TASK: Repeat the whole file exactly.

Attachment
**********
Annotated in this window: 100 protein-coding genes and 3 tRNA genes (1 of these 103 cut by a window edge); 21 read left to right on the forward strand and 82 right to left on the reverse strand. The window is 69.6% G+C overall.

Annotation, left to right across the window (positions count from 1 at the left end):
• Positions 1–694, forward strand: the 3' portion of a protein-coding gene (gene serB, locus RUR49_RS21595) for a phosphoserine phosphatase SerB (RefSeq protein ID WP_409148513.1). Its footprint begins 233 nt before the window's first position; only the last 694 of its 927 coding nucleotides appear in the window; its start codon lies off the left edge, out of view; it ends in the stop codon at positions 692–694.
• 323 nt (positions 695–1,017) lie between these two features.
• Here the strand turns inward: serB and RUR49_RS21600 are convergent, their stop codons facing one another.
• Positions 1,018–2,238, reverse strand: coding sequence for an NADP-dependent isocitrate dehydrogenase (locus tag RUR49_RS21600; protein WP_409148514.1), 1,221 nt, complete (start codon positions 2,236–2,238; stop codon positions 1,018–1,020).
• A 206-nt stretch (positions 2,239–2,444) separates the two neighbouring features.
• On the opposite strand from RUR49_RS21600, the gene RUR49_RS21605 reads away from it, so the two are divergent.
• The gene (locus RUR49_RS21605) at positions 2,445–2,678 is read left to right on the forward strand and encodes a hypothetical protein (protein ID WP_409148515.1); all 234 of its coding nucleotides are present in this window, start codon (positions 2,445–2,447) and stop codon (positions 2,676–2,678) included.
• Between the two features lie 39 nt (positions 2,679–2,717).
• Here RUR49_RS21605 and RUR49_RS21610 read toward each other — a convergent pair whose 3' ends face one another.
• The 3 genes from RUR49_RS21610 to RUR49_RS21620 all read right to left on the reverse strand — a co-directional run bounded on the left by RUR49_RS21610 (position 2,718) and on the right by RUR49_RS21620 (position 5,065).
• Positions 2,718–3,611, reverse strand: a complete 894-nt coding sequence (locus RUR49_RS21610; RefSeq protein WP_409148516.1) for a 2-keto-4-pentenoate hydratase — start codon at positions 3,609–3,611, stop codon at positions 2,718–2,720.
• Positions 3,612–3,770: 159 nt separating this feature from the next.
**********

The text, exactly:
Annotated in this window: 100 protein-coding genes and 3 tRNA genes (1 of these 103 cut by a window edge); 21 read left to right on the forward strand and 82 right to left on the reverse strand. The window is 69.6% G+C overall.

Annotation, left to right across the window (positions count from 1 at the left end):
• Positions 1–694, forward strand: the 3' portion of a protein-coding gene (gene serB, locus RUR49_RS21595) for a phosphoserine phosphatase SerB (RefSeq protein ID WP_409148513.1). Its footprint begins 233 nt before the window's first position; only the last 694 of its 927 coding nucleotides appear in the window; its start codon lies off the left edge, out of view; it ends in the stop codon at positions 692–694.
• 323 nt (positions 695–1,017) lie between these two features.
• Here the strand turns inward: serB and RUR49_RS21600 are convergent, their stop codons facing one another.
• Positions 1,018–2,238, reverse strand: coding sequence for an NADP-dependent isocitrate dehydrogenase (locus tag RUR49_RS21600; protein WP_409148514.1), 1,221 nt, complete (start codon positions 2,236–2,238; stop codon positions 1,018–1,020).
• A 206-nt stretch (positions 2,239–2,444) separates the two neighbouring features.
• On the opposite strand from RUR49_RS21600, the gene RUR49_RS21605 reads away from it, so the two are divergent.
• The gene (locus RUR49_RS21605) at positions 2,445–2,678 is read left to right on the forward strand and encodes a hypothetical protein (protein ID WP_409148515.1); all 234 of its coding nucleotides are present in this window, start codon (positions 2,445–2,447) and stop codon (positions 2,676–2,678) included.
• Between the two features lie 39 nt (positions 2,679–2,717).
• Here RUR49_RS21605 and RUR49_RS21610 read toward each other — a convergent pair whose 3' ends face one another.
• The 3 genes from RUR49_RS21610 to RUR49_RS21620 all read right to left on the reverse strand — a co-directional run bounded on the left by RUR49_RS21610 (position 2,718) and on the right by RUR49_RS21620 (position 5,065).
• Positions 2,718–3,611, reverse strand: a complete 894-nt coding sequence (locus RUR49_RS21610; RefSeq protein WP_409148516.1) for a 2-keto-4-pentenoate hydratase — start codon at positions 3,609–3,611, stop codon at positions 2,718–2,720.
• Positions 3,612–3,770: 159 nt separating this feature from the next.